James G. Blaine
Thomas Frank is in top form today: In 1876, for example, Colonel Robert Ingersoll urged the Republican convention to choose James G. Blaine as its presidential candidate because, in the course of his many skirmishes with the Democrats, Mr. Blaine had "torn from the throat of treason the tongue of slander" and had flung "his shining lance full and fair against the brazen forehead of the defamers of his country." Contrast that with the cravenness of so many of today's conservatives, whose first rhetorical instinct is to seize the mantle of victimhood.
WITNESSING THEIR FAITH: RELIGIOUS INFLUENCE ON SUPREME COURT JUSTICES AND THEIR OPINIONS By Jay Alan Sekulow(Rowman & Littlefield, 349 pp., $27.95) I. THE CONFIRMATION OF JUSTICE Samuel Alito brings to five the number of Catholics on the Supreme Court of the United States. All Americans can be proud of this fact, or more precisely, proud of the fact that Alito’s religious affiliation never became an issue during his confirmation process.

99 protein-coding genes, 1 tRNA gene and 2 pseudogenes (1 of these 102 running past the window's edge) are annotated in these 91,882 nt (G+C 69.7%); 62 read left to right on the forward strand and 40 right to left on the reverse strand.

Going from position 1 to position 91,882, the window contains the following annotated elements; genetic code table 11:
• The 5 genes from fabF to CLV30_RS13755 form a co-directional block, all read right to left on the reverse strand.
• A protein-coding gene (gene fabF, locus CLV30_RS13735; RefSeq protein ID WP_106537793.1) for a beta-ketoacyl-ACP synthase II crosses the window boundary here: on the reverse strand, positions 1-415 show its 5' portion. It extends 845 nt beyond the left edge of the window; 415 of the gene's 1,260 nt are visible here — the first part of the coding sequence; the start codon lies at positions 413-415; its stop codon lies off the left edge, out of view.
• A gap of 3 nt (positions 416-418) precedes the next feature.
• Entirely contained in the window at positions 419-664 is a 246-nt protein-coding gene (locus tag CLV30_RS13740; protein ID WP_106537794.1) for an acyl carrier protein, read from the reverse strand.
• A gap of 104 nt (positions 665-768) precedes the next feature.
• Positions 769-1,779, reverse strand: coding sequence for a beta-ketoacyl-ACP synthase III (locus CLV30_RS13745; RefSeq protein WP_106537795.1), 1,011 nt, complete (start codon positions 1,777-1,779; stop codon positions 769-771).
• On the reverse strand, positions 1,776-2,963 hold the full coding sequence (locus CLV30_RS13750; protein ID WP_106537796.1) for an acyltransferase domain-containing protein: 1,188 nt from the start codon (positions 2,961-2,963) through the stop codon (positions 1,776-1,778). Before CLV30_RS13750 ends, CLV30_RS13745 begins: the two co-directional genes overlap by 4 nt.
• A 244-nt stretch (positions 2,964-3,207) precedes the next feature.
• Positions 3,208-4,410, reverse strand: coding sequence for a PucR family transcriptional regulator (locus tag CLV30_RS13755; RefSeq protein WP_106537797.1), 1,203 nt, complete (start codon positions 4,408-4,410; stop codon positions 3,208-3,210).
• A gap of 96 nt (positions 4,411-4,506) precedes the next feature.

The fortunate few who can afford Fortune were treated in the November issue to an essay by John Chamberlain on "The Businessman in Fiction." Preaching in Henry Luce's tabernacle for the already converted, Chamberlain made a fervent plea for faith in the businessman not only as the source from whom all our blessings flow, but also as a beneficent force in the culture and an admirable family man and community-conscious citizen who has been treated villainously by the ingrate novelists. Chamberlain's discussion of the novelists from William Dean Howells and Frank Norris to Norman Mailer and Hiram